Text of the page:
Hot Name vs Mom Name

I wrote a bit about names in my review of The Thorn Birds, and I'm back to finally write about them some more.

One of the cool perks of being given a name that was very trendy for babies the year you were born is that eventually it will be a "Mom Name" instead. Like, if you're around my age, doubtless all of your mom's friends are named Sandy or Karen. The name "Megan," the popularity of which peaked in the mid-eighties, is currently tumbling over the precipice of Hot 20-something Name into a Mom Name. As someone who's never been either of those things (so far), this is kind of amusing.

A few years ago, Time Magazine put together this (somewhat buggy, alas) Baby Name Predictor that will show you the trend for various names and will also predict when the trend shows the name will become popular again. Signs for "Megan" point to an extended period in the doldrums.

Let me know how things look for your name.

R51. Neverwhere by Neil Gaiman

Year Published: 1996
Pages: 291

First Sentence: The night before he went to London, Richard Mayhew was not enjoying himself.

Neverwhere by Neil Gaiman | Two Hectobooks

Review:

Because of how keenly I've felt the weight of this project lately, I'm resorting to including any 20th century books that my book club reads under the Random heading. This isn't something I'm particularly eager to do, but it does bring the end of the project into view just that little bit quicker. Also I feel a little bad for reviewing another Neil Gaiman book when I've committed to reading and reviewing more books by women, but I'll have to live with that, too.

As I understand it, Neverwhere began life as a television show, and evolved to the point where it ended up in my hands in an "Author's Preferred Text" version, something I wouldn't typically condone, but which Gaiman does a very good job of justifying in his introduction to the text. That being said, I haven't experienced any of the other versions of this work, including the television show or radio play.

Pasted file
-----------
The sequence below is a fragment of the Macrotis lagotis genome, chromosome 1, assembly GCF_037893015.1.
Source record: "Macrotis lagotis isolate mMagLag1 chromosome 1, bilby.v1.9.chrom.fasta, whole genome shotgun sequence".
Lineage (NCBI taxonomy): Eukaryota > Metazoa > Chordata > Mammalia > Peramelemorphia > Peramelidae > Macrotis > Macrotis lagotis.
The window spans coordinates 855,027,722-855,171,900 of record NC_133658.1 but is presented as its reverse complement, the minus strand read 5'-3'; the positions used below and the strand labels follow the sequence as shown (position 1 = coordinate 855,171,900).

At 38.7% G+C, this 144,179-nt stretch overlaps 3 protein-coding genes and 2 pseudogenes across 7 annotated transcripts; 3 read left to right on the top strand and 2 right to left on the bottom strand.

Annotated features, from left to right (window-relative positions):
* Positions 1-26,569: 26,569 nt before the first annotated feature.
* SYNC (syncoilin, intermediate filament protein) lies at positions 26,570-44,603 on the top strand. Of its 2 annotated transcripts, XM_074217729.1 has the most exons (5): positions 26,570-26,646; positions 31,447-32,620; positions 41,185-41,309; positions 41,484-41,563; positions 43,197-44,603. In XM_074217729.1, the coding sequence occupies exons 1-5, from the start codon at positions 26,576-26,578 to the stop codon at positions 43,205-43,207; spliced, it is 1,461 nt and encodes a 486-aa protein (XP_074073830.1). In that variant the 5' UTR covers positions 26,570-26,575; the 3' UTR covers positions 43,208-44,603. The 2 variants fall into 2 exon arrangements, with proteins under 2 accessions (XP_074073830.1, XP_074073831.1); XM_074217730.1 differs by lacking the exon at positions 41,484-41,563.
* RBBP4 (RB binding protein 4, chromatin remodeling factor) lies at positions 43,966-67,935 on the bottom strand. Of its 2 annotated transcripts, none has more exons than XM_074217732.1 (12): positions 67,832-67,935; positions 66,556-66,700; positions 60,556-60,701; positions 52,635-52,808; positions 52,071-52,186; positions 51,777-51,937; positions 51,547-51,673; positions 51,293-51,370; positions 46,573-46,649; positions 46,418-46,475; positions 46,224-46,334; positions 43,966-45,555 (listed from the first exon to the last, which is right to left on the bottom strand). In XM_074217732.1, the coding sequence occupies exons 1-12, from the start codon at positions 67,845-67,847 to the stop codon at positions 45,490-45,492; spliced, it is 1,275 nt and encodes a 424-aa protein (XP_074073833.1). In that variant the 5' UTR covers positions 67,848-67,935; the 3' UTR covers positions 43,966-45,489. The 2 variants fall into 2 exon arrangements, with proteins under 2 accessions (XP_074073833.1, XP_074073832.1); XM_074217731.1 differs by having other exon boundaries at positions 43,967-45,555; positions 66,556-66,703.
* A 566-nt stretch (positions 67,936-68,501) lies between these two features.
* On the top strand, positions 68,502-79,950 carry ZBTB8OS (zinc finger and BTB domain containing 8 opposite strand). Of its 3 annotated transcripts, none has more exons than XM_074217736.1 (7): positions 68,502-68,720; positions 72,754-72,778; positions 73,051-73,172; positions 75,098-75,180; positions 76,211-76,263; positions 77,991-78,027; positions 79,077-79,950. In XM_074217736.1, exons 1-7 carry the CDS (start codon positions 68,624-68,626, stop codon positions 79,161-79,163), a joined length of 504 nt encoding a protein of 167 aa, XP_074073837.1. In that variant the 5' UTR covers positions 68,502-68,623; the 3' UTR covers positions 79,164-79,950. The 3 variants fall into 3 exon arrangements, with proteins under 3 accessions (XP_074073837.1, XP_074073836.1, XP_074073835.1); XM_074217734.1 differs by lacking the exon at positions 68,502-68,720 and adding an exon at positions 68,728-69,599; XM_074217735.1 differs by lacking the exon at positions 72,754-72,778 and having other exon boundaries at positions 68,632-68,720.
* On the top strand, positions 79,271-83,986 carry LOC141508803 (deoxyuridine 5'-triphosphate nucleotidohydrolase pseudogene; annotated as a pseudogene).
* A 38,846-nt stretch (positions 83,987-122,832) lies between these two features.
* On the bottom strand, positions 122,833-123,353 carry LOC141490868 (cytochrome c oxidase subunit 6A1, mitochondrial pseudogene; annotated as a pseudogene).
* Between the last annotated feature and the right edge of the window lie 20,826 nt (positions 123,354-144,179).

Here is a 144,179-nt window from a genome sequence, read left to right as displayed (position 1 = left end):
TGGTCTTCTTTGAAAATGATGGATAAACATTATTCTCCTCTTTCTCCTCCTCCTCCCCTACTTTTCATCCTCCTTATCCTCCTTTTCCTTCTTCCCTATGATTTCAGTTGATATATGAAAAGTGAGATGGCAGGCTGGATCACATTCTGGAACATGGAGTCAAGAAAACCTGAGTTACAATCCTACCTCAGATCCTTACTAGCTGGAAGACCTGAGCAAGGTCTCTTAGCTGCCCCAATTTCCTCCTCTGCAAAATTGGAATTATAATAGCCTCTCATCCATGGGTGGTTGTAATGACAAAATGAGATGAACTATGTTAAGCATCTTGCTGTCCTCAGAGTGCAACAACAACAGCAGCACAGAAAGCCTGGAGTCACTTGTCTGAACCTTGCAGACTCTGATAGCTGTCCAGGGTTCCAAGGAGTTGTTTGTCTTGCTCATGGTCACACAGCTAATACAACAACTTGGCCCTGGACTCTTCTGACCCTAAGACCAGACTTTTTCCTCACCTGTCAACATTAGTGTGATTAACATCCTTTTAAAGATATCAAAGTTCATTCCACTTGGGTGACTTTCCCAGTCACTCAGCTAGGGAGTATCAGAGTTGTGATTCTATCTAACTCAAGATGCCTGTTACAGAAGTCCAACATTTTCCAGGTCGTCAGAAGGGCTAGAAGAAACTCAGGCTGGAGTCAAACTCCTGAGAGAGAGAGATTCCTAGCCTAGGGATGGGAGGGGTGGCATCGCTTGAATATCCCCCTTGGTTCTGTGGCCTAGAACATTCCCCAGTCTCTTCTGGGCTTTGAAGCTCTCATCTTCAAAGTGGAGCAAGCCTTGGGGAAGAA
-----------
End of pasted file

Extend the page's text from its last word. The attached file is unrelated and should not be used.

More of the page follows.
Richard Mayhew is a young man who moves to London and finds himself gainfully employed and engaged to a very Type A woman named Jessica. Or at least that's where he is when a young woman named Door stumbles across his path, drenched in someone else's blood. In the process of helping Door, Richard's engagement is broken off, and seemingly all of his ties are broken as well. After interacting with Door, no one can see Richard anymore except other denizens of London Below. Richard becomes determined to help Door and find someone who can help him get back to his life in London Above.

I had an amazingly hard time reading this book, and I'm not exactly sure why. I think it had a lot to do with external factors, but that doesn't really change the fact that I never made it a priority to pick up this book and read it. Of Gaiman's other solo efforts, I've only read American Gods, and that was soon after it was released, so I really don't remember my experience of reading that, although I do have a feeling I loved it less than many others seem to. Neil Gaiman's novels maybe just don't click with me, or perhaps it's the urban fantasy genre that's the problem.

I had a poor sense of who all of the characters were, anyway, as far as "arcs" were concerned. They're by no means bad, and neither is the book, and I enjoyed it and even loved some parts. But I felt like Richard maybe had too much in common with Gaiman, and that Door's magical eyes were more fanficcy than interesting. I didn't love the two villains, Mr Croup and Mr Vandemar, as much as I suspect I was supposed to.

So this is certainly something I'd recommend to urban fantasy lovers, but something about it just really didn't click with me. Hopefully you'll have better luck.

Profitable Mining

Here's a quote from fairly late in Tropic of Cancer.
I believe that today more than ever a book should be sought after even if it has only one great page in it: we must search for fragments, splinters, toenails, anything that has ore in it, anything that is capable of resuscitating the body and soul.
Although this is pretty much exactly what I'm doing with The List, I must vehemently disagree that a book with only one great page is worth seeking out. There are enough books in the world that if you only seek the ones with one hundred great pages at minimum, you'll have more than enough to read over the course of a long life.